When considering which topic to cover next, it took about half a second to decide on SAFETY. Yes, I deliberately typed that word in all caps. It’s that important. Amid the numerous concerns involved with autism, keeping your child safe is never far from your mind. It is a constant; always there, always a source of stress and fear, and it can be crippling. There are ways to battle this concern, though, to stay ahead of the dangers. In this post, I will talk about the things we do in our family to keep Peter safe.
Peter has virtually no safety awareness, and very little instinct for self preservation. This is a common symptom of autism. I remember that when he was first sitting up on his own, Peter’s physical therapist tested his instincts. She sat him up, then deliberately pushed him over to see if he would catch himself. Most children that age do. Peter didn’t. She was prepared for this, of course, and caught him before his head hit the floor, but it was startling.
Over the years, every safety measure that most of us learn instinctively has had to be taught to Peter through repetitive behavioral programs. Going up and down stairs without falling forwards or backwards. Sitting on a bench without falling off. Holding on to the ropes of a swing. Balancing on a stool. Even now, at age 8, he still struggles with these things.
Then there are even bigger concerns:
In public, when Peter is upset or frightened, he will simply bolt. Into a crowded parking lot. Into a street. Into danger. His little body just tells him to flee, and that’s what he does. He is a “runner.” You have to watch him like a hawk constantly. When he was younger, we contained him in his stroller. He soon became too big for standard strollers, though, and then the issue became a physical problem. How would I lift him off the pavement if he decides to “flop”? Could I catch him if he ran? Though he has low muscle tone, he can run fast when he wants to. He’s also very strong. Now, at 90 pounds, it difficult to make him do something he doesn’t want to do.
I finally realized there had to be some sort of stroller for larger children with disabilities. I poked around the Web, and – sure enough – there were several options! Of course there were, but with one drawback. The cost. Strollers designed for larger special needs children are super expensive. (And I’m talking about basic strollers for children who can sit upright.) Despite the cost, however, Peter’s generous grandparents bought him a MacLaren Major Elite Transport Chair, which can accommodate up to 110 pounds. The stroller has been a lifesaver. We can now confidently take Peter basically anywhere without the fear that he might run into danger. Below is a photo of us shortly after we got the stroller, on our very first cruise (we could not have handled the cruise without it):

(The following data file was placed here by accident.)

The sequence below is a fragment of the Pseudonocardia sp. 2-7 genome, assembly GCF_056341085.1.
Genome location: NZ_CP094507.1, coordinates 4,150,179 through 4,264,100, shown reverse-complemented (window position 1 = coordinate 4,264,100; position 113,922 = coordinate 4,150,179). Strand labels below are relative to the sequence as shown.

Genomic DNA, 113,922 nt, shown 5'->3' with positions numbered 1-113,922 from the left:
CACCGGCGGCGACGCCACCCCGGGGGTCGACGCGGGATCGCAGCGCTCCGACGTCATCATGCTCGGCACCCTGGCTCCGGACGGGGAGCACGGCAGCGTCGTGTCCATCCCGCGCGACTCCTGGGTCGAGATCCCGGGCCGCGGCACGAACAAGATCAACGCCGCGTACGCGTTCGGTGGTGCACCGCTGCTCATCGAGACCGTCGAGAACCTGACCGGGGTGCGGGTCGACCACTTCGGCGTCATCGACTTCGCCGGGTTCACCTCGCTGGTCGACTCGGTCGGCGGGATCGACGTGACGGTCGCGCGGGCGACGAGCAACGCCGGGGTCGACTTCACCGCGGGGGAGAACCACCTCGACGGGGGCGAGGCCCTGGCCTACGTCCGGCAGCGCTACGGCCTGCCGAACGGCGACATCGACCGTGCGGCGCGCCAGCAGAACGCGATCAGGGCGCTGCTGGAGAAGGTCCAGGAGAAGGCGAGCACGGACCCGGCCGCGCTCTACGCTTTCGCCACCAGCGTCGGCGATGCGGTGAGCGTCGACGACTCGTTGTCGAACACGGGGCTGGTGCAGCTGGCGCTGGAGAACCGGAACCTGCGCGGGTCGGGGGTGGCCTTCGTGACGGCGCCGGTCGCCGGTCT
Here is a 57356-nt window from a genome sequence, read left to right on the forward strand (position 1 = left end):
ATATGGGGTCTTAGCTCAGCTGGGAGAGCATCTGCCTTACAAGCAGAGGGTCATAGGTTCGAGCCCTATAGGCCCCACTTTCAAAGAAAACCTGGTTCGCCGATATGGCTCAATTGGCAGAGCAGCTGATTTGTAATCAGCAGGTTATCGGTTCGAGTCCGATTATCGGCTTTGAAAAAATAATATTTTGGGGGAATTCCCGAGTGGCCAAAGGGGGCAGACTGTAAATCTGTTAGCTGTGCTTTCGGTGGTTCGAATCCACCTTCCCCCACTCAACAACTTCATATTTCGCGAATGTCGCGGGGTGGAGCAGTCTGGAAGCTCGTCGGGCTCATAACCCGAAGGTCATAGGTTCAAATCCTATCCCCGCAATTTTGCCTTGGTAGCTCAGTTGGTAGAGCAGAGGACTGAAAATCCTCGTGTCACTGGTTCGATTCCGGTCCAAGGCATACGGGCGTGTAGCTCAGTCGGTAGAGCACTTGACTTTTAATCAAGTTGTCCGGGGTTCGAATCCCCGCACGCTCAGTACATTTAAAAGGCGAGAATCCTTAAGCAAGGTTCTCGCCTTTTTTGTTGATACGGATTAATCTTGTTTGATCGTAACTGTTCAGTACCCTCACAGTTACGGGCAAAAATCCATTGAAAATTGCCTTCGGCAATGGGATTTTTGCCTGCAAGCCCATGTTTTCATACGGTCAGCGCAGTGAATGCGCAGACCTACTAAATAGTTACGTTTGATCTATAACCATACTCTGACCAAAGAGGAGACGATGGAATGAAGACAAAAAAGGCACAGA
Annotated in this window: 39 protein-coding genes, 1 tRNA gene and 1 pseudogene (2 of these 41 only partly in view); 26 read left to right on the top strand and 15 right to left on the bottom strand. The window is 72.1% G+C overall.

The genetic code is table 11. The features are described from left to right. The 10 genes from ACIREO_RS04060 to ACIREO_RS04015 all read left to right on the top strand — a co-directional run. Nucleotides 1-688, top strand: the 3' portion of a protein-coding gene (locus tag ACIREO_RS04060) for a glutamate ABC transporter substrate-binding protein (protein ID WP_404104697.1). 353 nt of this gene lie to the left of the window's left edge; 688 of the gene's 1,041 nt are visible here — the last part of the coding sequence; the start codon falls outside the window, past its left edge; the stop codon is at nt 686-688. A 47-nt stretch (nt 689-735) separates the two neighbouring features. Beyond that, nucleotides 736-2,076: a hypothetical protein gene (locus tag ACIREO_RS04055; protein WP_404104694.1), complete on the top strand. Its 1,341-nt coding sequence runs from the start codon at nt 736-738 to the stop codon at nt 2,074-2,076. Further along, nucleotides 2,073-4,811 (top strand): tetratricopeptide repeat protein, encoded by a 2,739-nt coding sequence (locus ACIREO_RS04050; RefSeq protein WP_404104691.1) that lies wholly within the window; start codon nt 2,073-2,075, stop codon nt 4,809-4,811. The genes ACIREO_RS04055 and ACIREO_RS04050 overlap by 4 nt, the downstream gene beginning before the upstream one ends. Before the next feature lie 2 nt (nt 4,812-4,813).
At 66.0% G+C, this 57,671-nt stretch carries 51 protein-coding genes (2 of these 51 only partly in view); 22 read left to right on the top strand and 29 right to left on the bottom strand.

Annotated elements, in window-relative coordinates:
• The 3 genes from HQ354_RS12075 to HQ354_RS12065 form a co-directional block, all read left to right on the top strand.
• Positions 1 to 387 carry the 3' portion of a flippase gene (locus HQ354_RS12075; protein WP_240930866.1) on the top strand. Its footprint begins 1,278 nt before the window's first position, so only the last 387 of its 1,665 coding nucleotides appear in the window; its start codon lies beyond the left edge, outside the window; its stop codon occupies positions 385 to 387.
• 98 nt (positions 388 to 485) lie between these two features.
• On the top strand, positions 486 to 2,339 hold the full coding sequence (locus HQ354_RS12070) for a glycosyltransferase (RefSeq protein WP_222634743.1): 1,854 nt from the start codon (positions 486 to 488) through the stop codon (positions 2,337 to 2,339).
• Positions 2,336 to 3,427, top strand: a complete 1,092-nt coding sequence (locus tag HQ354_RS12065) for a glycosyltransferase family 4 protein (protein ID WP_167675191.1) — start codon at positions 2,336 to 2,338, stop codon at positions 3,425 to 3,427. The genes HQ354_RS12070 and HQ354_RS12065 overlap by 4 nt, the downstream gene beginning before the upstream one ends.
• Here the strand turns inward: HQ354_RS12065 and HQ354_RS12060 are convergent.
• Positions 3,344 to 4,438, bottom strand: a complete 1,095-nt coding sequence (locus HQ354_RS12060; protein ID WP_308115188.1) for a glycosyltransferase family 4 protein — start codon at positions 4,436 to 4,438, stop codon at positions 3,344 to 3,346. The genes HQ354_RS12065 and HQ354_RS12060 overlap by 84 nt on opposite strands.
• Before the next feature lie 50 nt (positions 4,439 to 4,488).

(NOTE: I’ve learned that in some cases, private insurance or Medicaid will cover the cost of a special needs stroller. However, it takes months and months, lots of paperwork, denials, appeals, etc. It involves proving that the stroller is an item of Medical Necessity. We did not even attempt this avenue of funding. We had already been through that ordeal securing Medicaid funding for Peter’s “Talker,” and while that was finally successful, I was not prepared to go through that again!)
STOP Program – ABA Therapy
One of Peter’s ABA programs is called the “STOP” program. Therapists are training him to immediately stop when a caregiver says “Stop!” loudly. We’ve tried it several times and so far he complies! However, we haven’t had a chance to test it when he is exhibiting “runner” behavior. I imagine that when he is that flight mode, he won’t even hear the word. But it’s a good program nevertheless.
Just as many children with autism are prone to running, they are also prone to wandering. As in, just leaving without warning. One day, when Peter was about 6 years old, we left him in the care of a babysitter. We can’t hire just any babysitter for obvious reasons. It has to be someone who knows Peter and his behaviors and is able to handle him. In this instance, his sitter was a former therapist so we thought things would be fine. Well… not so much. Though I admit it wasn’t the sitter’s fault. To put it briefly, Peter escaped the house. The sitter said she was in the living room and Peter was in the play room. She said they were separated for only about five minutes. When the doorbell rang, the sitter went to the front door and discovered it was already wide open, and there stood the neighbor on the front porch, holding Peter by the hand! Apparently Peter had left the house, made his way next door into the neighbor’s garage, and let himself into their home. Then proceeded to plop down on their sofa. Luckily our neighbors are good friends and are aware of Peter’s issues, so they were not offended, just concerned. Naturally.
A few weeks later, Peter and his Dad had just gotten home from the grocery story. While his Dad unloaded the groceries, Peter was playing with a toy in the garage. The next minute, he had vanished. Peter’s Dad, in a panic, ran all the way around the house but couldn’t find him. He noticed the neighbor’s garage was open (the same neighbors, by the way), so on a hunch he knocked on the door. It was answered by our flustered friend who had just discovered Peter on their couch. AGAIN!
While these incidents had happy endings, and we look back at them with a little chuckle, they are really nothing to laugh about. I have nightmares thinking about what could have happened to Peter.
We immediately took action and put the following in place: